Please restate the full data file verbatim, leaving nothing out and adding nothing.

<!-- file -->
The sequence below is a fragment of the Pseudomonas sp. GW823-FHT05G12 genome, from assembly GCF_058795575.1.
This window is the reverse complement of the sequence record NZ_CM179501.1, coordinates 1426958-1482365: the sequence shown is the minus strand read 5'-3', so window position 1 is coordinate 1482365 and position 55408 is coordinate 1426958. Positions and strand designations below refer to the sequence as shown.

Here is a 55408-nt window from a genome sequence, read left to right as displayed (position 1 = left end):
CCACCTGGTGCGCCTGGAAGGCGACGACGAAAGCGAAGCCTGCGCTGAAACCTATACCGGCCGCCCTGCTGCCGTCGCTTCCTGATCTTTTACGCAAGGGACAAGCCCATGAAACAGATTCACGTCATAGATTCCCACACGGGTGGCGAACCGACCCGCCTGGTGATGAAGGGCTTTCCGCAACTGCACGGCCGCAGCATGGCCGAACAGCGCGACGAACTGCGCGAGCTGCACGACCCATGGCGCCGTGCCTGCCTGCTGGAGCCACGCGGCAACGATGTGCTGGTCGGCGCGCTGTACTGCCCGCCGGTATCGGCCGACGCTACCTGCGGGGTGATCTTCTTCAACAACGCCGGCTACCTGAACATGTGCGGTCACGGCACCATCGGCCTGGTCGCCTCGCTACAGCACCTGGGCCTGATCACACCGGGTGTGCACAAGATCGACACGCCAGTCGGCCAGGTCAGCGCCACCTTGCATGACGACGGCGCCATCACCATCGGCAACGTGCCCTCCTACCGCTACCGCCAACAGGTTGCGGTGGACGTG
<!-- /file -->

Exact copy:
The sequence below is a fragment of the Pseudomonas sp. GW823-FHT05G12 genome, from assembly GCF_058795575.1.
This window is the reverse complement of the sequence record NZ_CM179501.1, coordinates 1426958-1482365: the sequence shown is the minus strand read 5'-3', so window position 1 is coordinate 1482365 and position 55408 is coordinate 1426958. Positions and strand designations below refer to the sequence as shown.

Here is a 55408-nt window from a genome sequence, read left to right as displayed (position 1 = left end):
CCACCTGGTGCGCCTGGAAGGCGACGACGAAAGCGAAGCCTGCGCTGAAACCTATACCGGCCGCCCTGCTGCCGTCGCTTCCTGATCTTTTACGCAAGGGACAAGCCCATGAAACAGATTCACGTCATAGATTCCCACACGGGTGGCGAACCGACCCGCCTGGTGATGAAGGGCTTTCCGCAACTGCACGGCCGCAGCATGGCCGAACAGCGCGACGAACTGCGCGAGCTGCACGACCCATGGCGCCGTGCCTGCCTGCTGGAGCCACGCGGCAACGATGTGCTGGTCGGCGCGCTGTACTGCCCGCCGGTATCGGCCGACGCTACCTGCGGGGTGATCTTCTTCAACAACGCCGGCTACCTGAACATGTGCGGTCACGGCACCATCGGCCTGGTCGCCTCGCTACAGCACCTGGGCCTGATCACACCGGGTGTGCACAAGATCGACACGCCAGTCGGCCAGGTCAGCGCCACCTTGCATGACGACGGCGCCATCACCATCGGCAACGTGCCCTCCTACCGCTACCGCCAACAGGTTGCGGTGGACGTG